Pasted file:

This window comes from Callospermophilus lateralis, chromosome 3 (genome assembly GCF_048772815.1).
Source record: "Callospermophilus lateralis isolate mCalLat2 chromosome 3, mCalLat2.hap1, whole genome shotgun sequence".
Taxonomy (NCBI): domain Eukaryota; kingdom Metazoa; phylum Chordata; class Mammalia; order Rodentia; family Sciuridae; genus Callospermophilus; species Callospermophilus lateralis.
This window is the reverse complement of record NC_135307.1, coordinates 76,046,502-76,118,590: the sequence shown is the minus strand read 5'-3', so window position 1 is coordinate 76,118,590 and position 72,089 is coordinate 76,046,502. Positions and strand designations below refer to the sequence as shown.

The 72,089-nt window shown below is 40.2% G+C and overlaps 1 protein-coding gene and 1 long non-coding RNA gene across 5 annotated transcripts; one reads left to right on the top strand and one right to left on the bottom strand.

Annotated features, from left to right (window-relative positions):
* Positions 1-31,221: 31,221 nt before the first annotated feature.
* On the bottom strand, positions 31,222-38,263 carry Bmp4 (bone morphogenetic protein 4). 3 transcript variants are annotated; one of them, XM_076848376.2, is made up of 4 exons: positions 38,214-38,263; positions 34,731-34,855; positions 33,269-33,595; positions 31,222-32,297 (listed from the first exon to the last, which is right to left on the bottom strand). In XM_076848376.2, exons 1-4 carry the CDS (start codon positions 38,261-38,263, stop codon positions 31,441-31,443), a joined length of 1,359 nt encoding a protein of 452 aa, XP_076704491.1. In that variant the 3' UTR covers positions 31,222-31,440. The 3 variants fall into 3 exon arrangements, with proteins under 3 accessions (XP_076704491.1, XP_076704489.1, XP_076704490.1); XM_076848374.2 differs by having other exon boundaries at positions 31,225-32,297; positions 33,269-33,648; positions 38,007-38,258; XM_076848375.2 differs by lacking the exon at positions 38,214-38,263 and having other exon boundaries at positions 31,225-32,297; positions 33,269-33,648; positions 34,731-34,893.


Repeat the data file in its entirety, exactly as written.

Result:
This window comes from Callospermophilus lateralis, chromosome 3 (genome assembly GCF_048772815.1).
Source record: "Callospermophilus lateralis isolate mCalLat2 chromosome 3, mCalLat2.hap1, whole genome shotgun sequence".
Taxonomy (NCBI): domain Eukaryota; kingdom Metazoa; phylum Chordata; class Mammalia; order Rodentia; family Sciuridae; genus Callospermophilus; species Callospermophilus lateralis.
This window is the reverse complement of record NC_135307.1, coordinates 76,046,502-76,118,590: the sequence shown is the minus strand read 5'-3', so window position 1 is coordinate 76,118,590 and position 72,089 is coordinate 76,046,502. Positions and strand designations below refer to the sequence as shown.

The 72,089-nt window shown below is 40.2% G+C and overlaps 1 protein-coding gene and 1 long non-coding RNA gene across 5 annotated transcripts; one reads left to right on the top strand and one right to left on the bottom strand.

Annotated features, from left to right (window-relative positions):
* Positions 1-31,221: 31,221 nt before the first annotated feature.
* On the bottom strand, positions 31,222-38,263 carry Bmp4 (bone morphogenetic protein 4). 3 transcript variants are annotated; one of them, XM_076848376.2, is made up of 4 exons: positions 38,214-38,263; positions 34,731-34,855; positions 33,269-33,595; positions 31,222-32,297 (listed from the first exon to the last, which is right to left on the bottom strand). In XM_076848376.2, exons 1-4 carry the CDS (start codon positions 38,261-38,263, stop codon positions 31,441-31,443), a joined length of 1,359 nt encoding a protein of 452 aa, XP_076704491.1. In that variant the 3' UTR covers positions 31,222-31,440. The 3 variants fall into 3 exon arrangements, with proteins under 3 accessions (XP_076704491.1, XP_076704489.1, XP_076704490.1); XM_076848374.2 differs by having other exon boundaries at positions 31,225-32,297; positions 33,269-33,648; positions 38,007-38,258; XM_076848375.2 differs by lacking the exon at positions 38,214-38,263 and having other exon boundaries at positions 31,225-32,297; positions 33,269-33,648; positions 34,731-34,893.